In the Matter of the
Welfare of: U.S., Child.

Filed June 27, 2000
Foley, Judge*

Kandiyohi County District Court
File No. J9-99-50499

John M. Stuart, State Public Defender, Charlann Elizabeth Winking, Assistant State Public Defender, 2829 University Ave. S.E., Ste. 600, Minneapolis, MN 55414-3230 (for appellant U.S.)

Mike Hatch, Attorney General, 525 Park St., Suite 500, St. Paul, MN 55103; and

Boyd Beccue, Kandiyohi County Attorney, Nancy Kay Grussing, Assistant County Attorney, Kandiyohi County Courthouse, 316 SW Fourth St., Willmar, MN 56201 (for respondent county)

Considered and decided by Kalitowski, Presiding Judge, Klaphake, Judge, and Foley, Judge.


Where there is sufficient evidence in the record to favor certification under each of the statutory factors set forth in Minn. Stat. § 269.125, subd. 2b (1998), the district court did not abuse its discretion in ordering certification to adult court.


FOLEY, Judge

U.S. appeals the district court's order certifying him to stand trial as an adult, claiming that there was insufficient evidence in the record to support adult certification. Because the evidence in the record supports the district court's conclusion that public safety would not be served by keeping U.S. within the juvenile system, we affirm.


During the early morning hours of July 2, 1999, U.S., Brian Thunstedt, and Billy Jo Fischer asked B.F. for a ride back to Fischer's house from a party. When they arrived at Fischer's house, Thunstedt, who was sitting in the front passenger seat, left the car and acted as if he was going to shake B.F.'s hand but instead punched B.F. There was no provocation by B.F. and no justification for the assault. All three then proceeded to attack and beat B.F. Robert Mattson, a neighbor, told the police that he heard one of the assailants say, “I'm going to get my 9mm and kill you.” According to U.S., Fisher ran away and Thunstedt kept kicking B.F. U.S. claims that he was a passive participant and tried to stop Thunstedt when it looked like B.F. was seriously injured. B.F.'s car and wallet were stolen. Thunstedt and U.S. then took B.F., who was seriously injured, back to the party.

When B.F. returned to his apartment he was taken to the hospital where he was diagnosed as suffering contusions and abrasions, a concussion, and a broken facial bone. In addition, his eyes and ears were swollen shut, and the doctor concluded that he was one blow away from a cranial hemorrhage or skull fracture. In his victim impact statement, B.F. stated that he lost his ability to work that summer and that he and his family live in fear.

U.S. was charged with assault in the second degree, pursuant to Minn. Stat. § 609.222, subd. 2 (1998), assault in the third degree, pursuant to Minn. Stat. § 609.223, subd. 1 (1998), terroristic threats, pursuant to Minn. Stat. § 609.713, subd. 1 (1998), and aggravated robbery in the first degree, pursuant to Minn. Stat. §§ 609.245, 609.05 (1998). The state sought certification of U.S. to adult court for these offenses.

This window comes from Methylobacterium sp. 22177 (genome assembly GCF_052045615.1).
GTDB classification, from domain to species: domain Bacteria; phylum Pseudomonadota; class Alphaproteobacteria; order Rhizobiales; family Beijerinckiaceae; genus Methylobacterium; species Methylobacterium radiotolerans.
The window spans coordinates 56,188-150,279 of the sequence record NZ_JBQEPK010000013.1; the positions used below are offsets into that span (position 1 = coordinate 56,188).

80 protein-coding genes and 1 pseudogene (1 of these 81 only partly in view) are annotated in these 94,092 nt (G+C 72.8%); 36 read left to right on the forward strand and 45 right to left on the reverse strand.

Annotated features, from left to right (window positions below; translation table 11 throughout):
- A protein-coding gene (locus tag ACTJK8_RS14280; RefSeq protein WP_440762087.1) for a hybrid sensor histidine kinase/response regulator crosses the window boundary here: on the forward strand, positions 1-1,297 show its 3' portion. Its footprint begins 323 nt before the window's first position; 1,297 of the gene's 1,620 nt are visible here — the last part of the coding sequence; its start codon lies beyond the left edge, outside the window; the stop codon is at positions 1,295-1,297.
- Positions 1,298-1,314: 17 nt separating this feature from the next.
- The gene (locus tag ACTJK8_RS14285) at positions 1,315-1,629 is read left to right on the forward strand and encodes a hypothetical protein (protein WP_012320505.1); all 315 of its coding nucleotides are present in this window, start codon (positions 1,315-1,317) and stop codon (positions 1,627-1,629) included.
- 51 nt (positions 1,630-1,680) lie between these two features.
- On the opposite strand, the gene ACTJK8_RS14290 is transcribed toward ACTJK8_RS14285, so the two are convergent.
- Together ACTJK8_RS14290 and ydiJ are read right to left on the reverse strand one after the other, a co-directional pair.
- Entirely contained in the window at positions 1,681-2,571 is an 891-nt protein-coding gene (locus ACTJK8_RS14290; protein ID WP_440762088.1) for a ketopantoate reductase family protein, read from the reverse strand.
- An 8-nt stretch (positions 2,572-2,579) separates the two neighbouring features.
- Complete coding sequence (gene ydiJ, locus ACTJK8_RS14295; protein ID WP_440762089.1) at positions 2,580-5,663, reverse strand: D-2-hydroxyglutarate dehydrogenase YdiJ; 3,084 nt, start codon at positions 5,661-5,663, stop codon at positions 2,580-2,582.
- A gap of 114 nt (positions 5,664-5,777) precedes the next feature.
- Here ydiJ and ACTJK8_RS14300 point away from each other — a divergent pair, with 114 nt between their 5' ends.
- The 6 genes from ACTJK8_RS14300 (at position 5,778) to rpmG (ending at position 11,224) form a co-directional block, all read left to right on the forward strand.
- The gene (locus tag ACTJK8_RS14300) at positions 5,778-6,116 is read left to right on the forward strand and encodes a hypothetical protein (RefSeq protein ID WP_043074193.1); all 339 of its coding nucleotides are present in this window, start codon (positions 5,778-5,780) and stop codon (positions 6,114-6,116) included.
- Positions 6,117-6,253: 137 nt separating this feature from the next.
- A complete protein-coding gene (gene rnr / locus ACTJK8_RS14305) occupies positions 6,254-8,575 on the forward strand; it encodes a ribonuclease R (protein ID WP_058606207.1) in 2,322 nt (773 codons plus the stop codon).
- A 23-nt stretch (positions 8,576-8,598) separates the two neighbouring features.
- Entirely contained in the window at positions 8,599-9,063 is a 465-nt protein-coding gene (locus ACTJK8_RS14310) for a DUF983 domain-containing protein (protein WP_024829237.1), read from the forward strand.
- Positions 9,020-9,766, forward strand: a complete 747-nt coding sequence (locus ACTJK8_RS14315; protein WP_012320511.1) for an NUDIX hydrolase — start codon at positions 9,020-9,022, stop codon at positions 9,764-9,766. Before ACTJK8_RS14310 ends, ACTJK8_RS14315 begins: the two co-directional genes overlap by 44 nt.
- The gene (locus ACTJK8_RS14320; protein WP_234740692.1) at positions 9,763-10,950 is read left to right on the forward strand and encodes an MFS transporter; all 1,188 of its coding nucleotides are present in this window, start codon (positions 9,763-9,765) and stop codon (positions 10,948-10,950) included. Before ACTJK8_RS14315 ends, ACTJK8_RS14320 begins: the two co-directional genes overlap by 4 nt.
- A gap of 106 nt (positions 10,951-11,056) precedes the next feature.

Dr. Edmund Nadolny, a forensic psychologist, ran two psychological tests on U.S., which placed him

at the seventh step of the nine-step risk assessment instrument. His score places him at the 93rd percentile, indicating that only seven percent of the reference sample (618 violent offenders) scored higher than he did. Thus, from a strictly actuarial standpoint, [U.S.] has a high score and is at considerably greater risk even in relation to other violent offenders. Base rate of violent offending for the reference sample was 31 percent within seven years. [U.S.]'s score would predict violent reoffending at 55 percent within seven years.

The second test showed that “although [U.S.] is a member of a high risk group, social conditions and substance abuse appear to be the primary person-specific markers.” Dr. Nadolny further believes that although U.S. has been treated for substance abuse in the past, there has not been sufficient behavioral rehabilitation, which might address the social conditions and destabilizing influences in his life, such as negative peer influences and the substance abuse. As a result, Dr. Nadolny recommended against certification and in favor of extended juvenile jurisdiction (EJJ), believing that “juvenile options for management and rehabilitation have [not] been exhausted.”

Dr. Nadolny recommended that U.S. enter the Prepare Program at Red Wing under EJJ, keeping him in the system until he is 21, while giving him the needed chemical dependency and behavioral rehabilitation needed. Dr. Nadolny also stated in his report that “[i]t is not clear that the weightier sentence of an adult conviction would serve either rehabilitation or public safety in this case.” However, Dr. Nadolny acknowledged that with regard to public safety, U.S.'s risk of violent recidivism is high, with a 55 percent likelihood of violence within seven years and 64 percent risk within ten years.

Pat Boros, a probation officer who conducted the certification study, recommended certification. Boros contacted a larger group of people, including U.S.'s parents, the victim, his family, and various counselors of programs in which he has participated. Boros's report indicated that U.S.'s delinquency record consists of 11 incidents, including two felonies and two involving a firearm. U.S.'s first delinquent act took place in 1995, when he was 13. U.S. has violated his probation two times and, while he has participated in prior programming 13 different times, at least five of them were unsuccessful because he has either run away, been discharged for threatening his peers, or assaulted staff members. Boros based his decision that U.S. should be certified to stand trial as an adult on several factors, including: (1) the severe beating of B.F.; (2) U.S. has not responded positively to prior programming; (3) U.S. has a high risk of reoffending; and (4) no clear and convincing evidence exists to show that retaining him in the juvenile system will serve public safety. Accordingly, the district court certified U.S. to adult court and he appealed.